I used heavy paper and crayons, which is not the easiest technique as the colors are very aggressive, and you only get one shot, very little room for corrections. I do like it though, because in some cases it is very good to be forced to focus on the motive, and not worry about the execution. In most cases the sketches are turned into paintings after a while… Although I’m not sure that I will actually do that in this case.

I will upload a couple of additional pictures of human motives over the next couple of weeks, so stay tuned.

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A sketch from the sketchbook – thoughts about creating, crayons and dishwashing

I try to write at least three pages each day – and likewise I try to make at least one drawing every day too. The picture of the swimmer (below) is one of such drawings. Creating is very fulfilling. Only through practice, practice, practice can perfection be achieved. Productiveness is a great way to stay motivated within the creative process. The relaxation moment is crucial. By getting out the pen and paper or the crayons and the sketchbook, and sitting down, switching off the mind and focusing 100% on the task at hand, thoughts dwindling by like little sparks that die out above the campfire, the author or painter gets into a flow that is quiet yet unstoppable. Yes, I know my sentences may be too long, yet the creative process is not controlled by everyday rules. You have to love what you do.

Dishwashing and Creating

Hard cut to dishwashing. “Oh, what this sudden change of topic? ” you will wonder. Many years ago, our dishwasher broke down. Buy a new one, or look at alternatives? Which alternatives are there to a dishwasher?! Doing the dishes by hand. We got rid of the dishwasher, and now I wash the dishes by hand two to three times a day. Dishwashing is an interesting occupation. It may not sound very creative at first, but through practice, you can become really good at it. The dishes have to be spotless in the end, but you also will want to be as economical as possible with detergent, hot water and spent time. Dishwashing is a creative process, but interestingly with a single outcome: clean dishes. It has a strong Buddhist experience to it. I couldn’t live without it, yet I also dislike it at times, especially in the evening. It is a bit like art.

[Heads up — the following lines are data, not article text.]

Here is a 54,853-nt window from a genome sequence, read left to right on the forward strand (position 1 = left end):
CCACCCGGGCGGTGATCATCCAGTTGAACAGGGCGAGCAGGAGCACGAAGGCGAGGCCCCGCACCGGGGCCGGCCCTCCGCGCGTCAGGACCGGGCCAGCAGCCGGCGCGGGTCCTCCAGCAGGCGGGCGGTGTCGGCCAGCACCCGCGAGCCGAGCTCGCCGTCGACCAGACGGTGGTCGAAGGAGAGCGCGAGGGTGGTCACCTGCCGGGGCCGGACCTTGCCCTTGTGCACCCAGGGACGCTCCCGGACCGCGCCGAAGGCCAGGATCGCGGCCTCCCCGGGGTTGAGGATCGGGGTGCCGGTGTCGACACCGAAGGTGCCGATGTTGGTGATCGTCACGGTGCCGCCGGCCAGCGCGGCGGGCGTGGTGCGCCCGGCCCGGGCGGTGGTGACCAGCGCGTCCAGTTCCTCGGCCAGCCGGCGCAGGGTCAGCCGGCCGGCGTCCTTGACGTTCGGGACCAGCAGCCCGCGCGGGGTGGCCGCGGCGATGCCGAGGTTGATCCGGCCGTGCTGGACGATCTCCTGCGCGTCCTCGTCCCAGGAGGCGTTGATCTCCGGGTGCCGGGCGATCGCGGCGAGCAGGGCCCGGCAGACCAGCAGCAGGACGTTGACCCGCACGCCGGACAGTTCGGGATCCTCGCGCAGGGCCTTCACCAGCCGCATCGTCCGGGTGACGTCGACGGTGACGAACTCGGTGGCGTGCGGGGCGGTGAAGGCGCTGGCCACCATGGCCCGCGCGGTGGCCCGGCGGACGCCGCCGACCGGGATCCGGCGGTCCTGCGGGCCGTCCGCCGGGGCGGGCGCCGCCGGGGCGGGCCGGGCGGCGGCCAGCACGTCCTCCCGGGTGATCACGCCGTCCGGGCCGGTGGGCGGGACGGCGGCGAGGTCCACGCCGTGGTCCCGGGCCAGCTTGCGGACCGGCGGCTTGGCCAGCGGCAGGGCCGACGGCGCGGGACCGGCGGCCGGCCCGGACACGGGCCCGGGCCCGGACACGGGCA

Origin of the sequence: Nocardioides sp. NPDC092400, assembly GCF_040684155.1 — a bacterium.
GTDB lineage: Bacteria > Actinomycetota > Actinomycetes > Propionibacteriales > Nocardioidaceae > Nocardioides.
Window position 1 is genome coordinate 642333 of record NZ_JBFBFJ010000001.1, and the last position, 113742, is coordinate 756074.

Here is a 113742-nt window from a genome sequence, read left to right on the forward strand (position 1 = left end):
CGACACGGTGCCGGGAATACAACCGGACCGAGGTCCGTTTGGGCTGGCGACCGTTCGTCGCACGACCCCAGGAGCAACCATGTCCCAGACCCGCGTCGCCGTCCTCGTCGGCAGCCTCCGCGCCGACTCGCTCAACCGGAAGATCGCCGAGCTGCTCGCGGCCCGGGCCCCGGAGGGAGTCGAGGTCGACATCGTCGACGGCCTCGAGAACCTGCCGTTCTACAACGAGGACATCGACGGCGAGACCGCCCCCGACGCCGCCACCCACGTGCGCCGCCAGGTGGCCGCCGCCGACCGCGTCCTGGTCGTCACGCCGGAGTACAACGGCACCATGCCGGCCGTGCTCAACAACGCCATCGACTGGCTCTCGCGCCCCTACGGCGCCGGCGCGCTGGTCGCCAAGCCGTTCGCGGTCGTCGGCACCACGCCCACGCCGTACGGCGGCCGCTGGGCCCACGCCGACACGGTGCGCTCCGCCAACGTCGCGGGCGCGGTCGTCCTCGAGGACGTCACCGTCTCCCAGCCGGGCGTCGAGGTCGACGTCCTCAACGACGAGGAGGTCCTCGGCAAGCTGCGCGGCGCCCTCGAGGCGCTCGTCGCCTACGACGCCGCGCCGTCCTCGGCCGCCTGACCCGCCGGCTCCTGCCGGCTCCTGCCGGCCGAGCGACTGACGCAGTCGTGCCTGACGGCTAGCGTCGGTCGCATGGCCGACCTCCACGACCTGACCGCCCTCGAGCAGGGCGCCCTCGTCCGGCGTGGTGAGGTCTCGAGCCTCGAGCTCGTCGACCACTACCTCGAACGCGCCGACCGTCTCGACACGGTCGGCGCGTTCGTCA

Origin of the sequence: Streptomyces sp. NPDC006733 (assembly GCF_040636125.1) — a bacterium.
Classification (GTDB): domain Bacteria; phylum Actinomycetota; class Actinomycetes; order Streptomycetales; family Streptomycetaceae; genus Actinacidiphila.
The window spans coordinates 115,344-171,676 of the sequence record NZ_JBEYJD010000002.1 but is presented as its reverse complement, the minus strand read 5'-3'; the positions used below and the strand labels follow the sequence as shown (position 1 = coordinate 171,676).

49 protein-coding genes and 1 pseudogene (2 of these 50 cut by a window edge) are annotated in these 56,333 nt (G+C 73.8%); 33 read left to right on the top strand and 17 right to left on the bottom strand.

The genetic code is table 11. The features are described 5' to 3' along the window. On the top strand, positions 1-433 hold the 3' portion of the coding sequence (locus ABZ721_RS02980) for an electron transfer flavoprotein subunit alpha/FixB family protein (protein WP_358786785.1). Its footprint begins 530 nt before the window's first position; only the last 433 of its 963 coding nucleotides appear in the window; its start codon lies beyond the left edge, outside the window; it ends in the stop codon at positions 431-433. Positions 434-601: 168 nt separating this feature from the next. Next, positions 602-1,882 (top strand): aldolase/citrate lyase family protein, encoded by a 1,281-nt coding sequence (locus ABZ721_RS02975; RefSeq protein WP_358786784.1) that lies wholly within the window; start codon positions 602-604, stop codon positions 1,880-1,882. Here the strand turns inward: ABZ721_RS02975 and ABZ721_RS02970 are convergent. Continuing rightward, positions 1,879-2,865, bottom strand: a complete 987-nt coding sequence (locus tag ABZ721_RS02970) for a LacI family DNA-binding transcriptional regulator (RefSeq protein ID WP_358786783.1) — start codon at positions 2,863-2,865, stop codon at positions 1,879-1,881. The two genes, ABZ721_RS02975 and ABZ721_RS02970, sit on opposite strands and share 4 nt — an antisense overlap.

And art is the only way to survive the apocalypse 😎

Sportsman

Crayon sketch of a swimmer

The swimmer

This is a very simple sketch, I don’t want to exaggerate its importance. I do like the dynamics of this tanned body, as it jumps into to sea and at a perfect angle. It reminds me of summer, my favorite time of year. Will I turn this into an oil painting, as I often do with sketches? Nope.

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A sketch from my sketchbook “Raven” (although you could argue that it is a crow)

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Connoisseurs of my work will recognize the motif of the lone RavenCrow in the deserted landscape. Here a modest sketch, several full-blown oil paintings can be found here.

When sketching or painting, or writing for that matter, it always intrigues that each work is unique; an original. It is like with people: even though it is hard to distinguish Susan Sarandon from Sigourney Weaver or Kurt Russell from Patrick Swayze, each one is unique as a human. In the Alien trilogy I preferred Patrick; much better than Susan in Escape from New York… just goes to showcobbler, stick to your last. But that is a different story altogether.

Learn more about my post-apocalyptic work.

A deadly legacy should humanity disappear – a postapocalyptic scenario

Excerpt from my new postapocalyptic novel, the sequel to Two Journeys and Fields of Fire: